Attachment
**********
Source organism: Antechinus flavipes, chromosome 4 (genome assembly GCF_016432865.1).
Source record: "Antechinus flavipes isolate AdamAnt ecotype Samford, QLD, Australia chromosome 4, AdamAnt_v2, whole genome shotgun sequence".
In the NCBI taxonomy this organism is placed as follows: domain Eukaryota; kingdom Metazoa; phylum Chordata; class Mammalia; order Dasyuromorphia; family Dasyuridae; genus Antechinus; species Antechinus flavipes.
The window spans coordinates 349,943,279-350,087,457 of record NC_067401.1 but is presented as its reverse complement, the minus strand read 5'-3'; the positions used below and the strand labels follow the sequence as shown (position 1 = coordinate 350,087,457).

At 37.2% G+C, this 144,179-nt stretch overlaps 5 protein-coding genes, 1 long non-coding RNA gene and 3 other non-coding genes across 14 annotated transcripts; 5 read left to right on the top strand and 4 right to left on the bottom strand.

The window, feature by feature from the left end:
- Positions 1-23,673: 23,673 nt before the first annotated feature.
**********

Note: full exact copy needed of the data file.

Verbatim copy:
Source organism: Antechinus flavipes, chromosome 4 (genome assembly GCF_016432865.1).
Source record: "Antechinus flavipes isolate AdamAnt ecotype Samford, QLD, Australia chromosome 4, AdamAnt_v2, whole genome shotgun sequence".
In the NCBI taxonomy this organism is placed as follows: domain Eukaryota; kingdom Metazoa; phylum Chordata; class Mammalia; order Dasyuromorphia; family Dasyuridae; genus Antechinus; species Antechinus flavipes.
The window spans coordinates 349,943,279-350,087,457 of record NC_067401.1 but is presented as its reverse complement, the minus strand read 5'-3'; the positions used below and the strand labels follow the sequence as shown (position 1 = coordinate 350,087,457).

At 37.2% G+C, this 144,179-nt stretch overlaps 5 protein-coding genes, 1 long non-coding RNA gene and 3 other non-coding genes across 14 annotated transcripts; 5 read left to right on the top strand and 4 right to left on the bottom strand.

The window, feature by feature from the left end:
- Positions 1-23,673: 23,673 nt before the first annotated feature.